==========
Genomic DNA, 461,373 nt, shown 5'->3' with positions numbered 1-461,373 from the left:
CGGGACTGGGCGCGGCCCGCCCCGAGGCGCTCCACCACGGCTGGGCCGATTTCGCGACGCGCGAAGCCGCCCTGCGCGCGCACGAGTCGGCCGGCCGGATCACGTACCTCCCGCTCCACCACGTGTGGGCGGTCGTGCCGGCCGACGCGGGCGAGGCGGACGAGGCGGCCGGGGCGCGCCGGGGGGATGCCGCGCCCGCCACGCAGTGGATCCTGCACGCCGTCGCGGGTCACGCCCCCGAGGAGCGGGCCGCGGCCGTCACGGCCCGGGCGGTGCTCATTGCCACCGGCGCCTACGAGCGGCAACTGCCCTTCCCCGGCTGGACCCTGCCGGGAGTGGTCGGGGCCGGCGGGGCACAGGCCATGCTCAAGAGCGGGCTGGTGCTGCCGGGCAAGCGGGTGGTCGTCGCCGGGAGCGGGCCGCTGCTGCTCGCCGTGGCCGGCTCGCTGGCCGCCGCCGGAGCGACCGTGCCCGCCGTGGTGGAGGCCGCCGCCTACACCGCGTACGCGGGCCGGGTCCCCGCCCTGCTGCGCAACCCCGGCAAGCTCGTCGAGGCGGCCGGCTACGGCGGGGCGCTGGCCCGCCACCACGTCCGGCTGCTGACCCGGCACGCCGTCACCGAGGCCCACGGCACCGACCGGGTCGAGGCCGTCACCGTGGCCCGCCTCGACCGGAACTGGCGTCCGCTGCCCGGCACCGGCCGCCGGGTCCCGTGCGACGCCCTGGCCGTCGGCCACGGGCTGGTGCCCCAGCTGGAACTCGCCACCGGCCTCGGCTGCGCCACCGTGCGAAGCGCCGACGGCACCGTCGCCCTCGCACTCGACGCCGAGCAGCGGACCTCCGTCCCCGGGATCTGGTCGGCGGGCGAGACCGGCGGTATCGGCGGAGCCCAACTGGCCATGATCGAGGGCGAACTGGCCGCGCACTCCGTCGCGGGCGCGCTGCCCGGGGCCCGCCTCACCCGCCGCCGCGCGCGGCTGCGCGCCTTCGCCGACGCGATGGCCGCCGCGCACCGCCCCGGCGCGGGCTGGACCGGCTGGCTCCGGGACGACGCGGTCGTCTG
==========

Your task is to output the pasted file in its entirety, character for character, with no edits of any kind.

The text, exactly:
Genomic DNA, 461,373 nt, shown 5'->3' with positions numbered 1-461,373 from the left:
CGGGACTGGGCGCGGCCCGCCCCGAGGCGCTCCACCACGGCTGGGCCGATTTCGCGACGCGCGAAGCCGCCCTGCGCGCGCACGAGTCGGCCGGCCGGATCACGTACCTCCCGCTCCACCACGTGTGGGCGGTCGTGCCGGCCGACGCGGGCGAGGCGGACGAGGCGGCCGGGGCGCGCCGGGGGGATGCCGCGCCCGCCACGCAGTGGATCCTGCACGCCGTCGCGGGTCACGCCCCCGAGGAGCGGGCCGCGGCCGTCACGGCCCGGGCGGTGCTCATTGCCACCGGCGCCTACGAGCGGCAACTGCCCTTCCCCGGCTGGACCCTGCCGGGAGTGGTCGGGGCCGGCGGGGCACAGGCCATGCTCAAGAGCGGGCTGGTGCTGCCGGGCAAGCGGGTGGTCGTCGCCGGGAGCGGGCCGCTGCTGCTCGCCGTGGCCGGCTCGCTGGCCGCCGCCGGAGCGACCGTGCCCGCCGTGGTGGAGGCCGCCGCCTACACCGCGTACGCGGGCCGGGTCCCCGCCCTGCTGCGCAACCCCGGCAAGCTCGTCGAGGCGGCCGGCTACGGCGGGGCGCTGGCCCGCCACCACGTCCGGCTGCTGACCCGGCACGCCGTCACCGAGGCCCACGGCACCGACCGGGTCGAGGCCGTCACCGTGGCCCGCCTCGACCGGAACTGGCGTCCGCTGCCCGGCACCGGCCGCCGGGTCCCGTGCGACGCCCTGGCCGTCGGCCACGGGCTGGTGCCCCAGCTGGAACTCGCCACCGGCCTCGGCTGCGCCACCGTGCGAAGCGCCGACGGCACCGTCGCCCTCGCACTCGACGCCGAGCAGCGGACCTCCGTCCCCGGGATCTGGTCGGCGGGCGAGACCGGCGGTATCGGCGGAGCCCAACTGGCCATGATCGAGGGCGAACTGGCCGCGCACTCCGTCGCGGGCGCGCTGCCCGGGGCCCGCCTCACCCGCCGCCGCGCGCGGCTGCGCGCCTTCGCCGACGCGATGGCCGCCGCGCACCGCCCCGGCGCGGGCTGGACCGGCTGGCTCCGGGACGACGCGGTCGTCTG